Research Article: Characterizing the Epidemiology of the 2009 Influenza A/H1N1 Pandemic in Mexico

Date Published: May 24, 2011

Publisher: Public Library of Science

Author(s): Gerardo Chowell, Santiago Echevarría-Zuno, Cécile Viboud, Lone Simonsen, James Tamerius, Mark A. Miller, Víctor H. Borja-Aburto, J.S. Malik Peiris

Abstract: Gerardo Chowell and colleagues address whether school closures and other social
distancing strategies were successful in reducing pandemic flu transmission in
Mexico by analyzing the age- and state-specific incidence of influenza morbidity
and mortality in 32 Mexican states.

Partial Text: In late March and early April 2009, reports of respiratory hospitalizations and
deaths among young adults in Mexico alerted local health officials to the occurrence
of atypical rates of respiratory illness at a time when influenza was not expected
to reach epidemic levels [1]–[3]. Infections with novel swine-origin influenza A/H1N1 virus
were confirmed in California, (United States), on April 21 [4] and in Mexico on April 23 [5]. The Ministry
of Health cancelled educational activities in the greater Mexico City area on April
24 and expanded these measures to the rest of the country on April 27 [6].
Additional social distancing interventions were implemented in the greater Mexico
City area, including the closure of movie theaters and restaurants and the
cancellation of large public gatherings (Table 1) [6]. Schools reopened on
May 11 and remained in session until the scheduled summer vacation period, which
began in July 2009. Whether these intense interventions were successful in reducing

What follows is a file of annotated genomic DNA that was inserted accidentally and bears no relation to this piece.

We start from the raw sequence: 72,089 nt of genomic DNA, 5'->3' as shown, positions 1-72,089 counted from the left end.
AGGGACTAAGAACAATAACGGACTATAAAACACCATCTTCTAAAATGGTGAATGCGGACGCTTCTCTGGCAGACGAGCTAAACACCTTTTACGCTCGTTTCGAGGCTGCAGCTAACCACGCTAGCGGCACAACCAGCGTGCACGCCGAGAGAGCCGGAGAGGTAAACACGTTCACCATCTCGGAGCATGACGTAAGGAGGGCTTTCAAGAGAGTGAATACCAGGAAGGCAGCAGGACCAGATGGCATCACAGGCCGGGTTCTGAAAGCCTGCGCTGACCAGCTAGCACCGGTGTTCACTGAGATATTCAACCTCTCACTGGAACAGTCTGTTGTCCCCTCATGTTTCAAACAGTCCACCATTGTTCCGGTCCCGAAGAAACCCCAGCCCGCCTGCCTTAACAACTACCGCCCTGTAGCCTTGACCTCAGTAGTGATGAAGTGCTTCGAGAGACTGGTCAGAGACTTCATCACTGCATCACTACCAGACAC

disease transmission has yet to be evaluated, which is important for the control of
future pandemics [7].

This is, to our knowledge, the first study to explore spatio-temporal variation in
the dynamics and age patterns of the 2009 A/H1N1 pandemic in Mexico, relying on a
large sample of laboratory-confirmed and ILI data collected by a private medical
system representing a population of over 100 million people. Our findings support
the effectiveness of early mitigation efforts in the greater Mexico City area in the
spring of 2009, including mandatory school closures and cancellation of large public
gatherings. In addition, the onset of the fall pandemic wave in Mexico coincided
with the start of the fall term in schools and universities, reinforcing the
importance of school cycles in the transmission of pandemic influenza. Our data also
reveal substantial geographical variation in pandemic patterns across Mexico, in
part related to population size, with three consecutive waves of varying amplitude
occurring over an 8-mo period. In line with previous studies [30]–[32], we
note that the age distribution of pandemic influenza morbidity was highly skewed
towards younger age groups (median 18 y), while the risk of severe disease was
skewed towards older age groups. Of note was the particularly high CFR reported in
these Mexican data (CFR≈1% based on the ratio of ILI deaths to ILI



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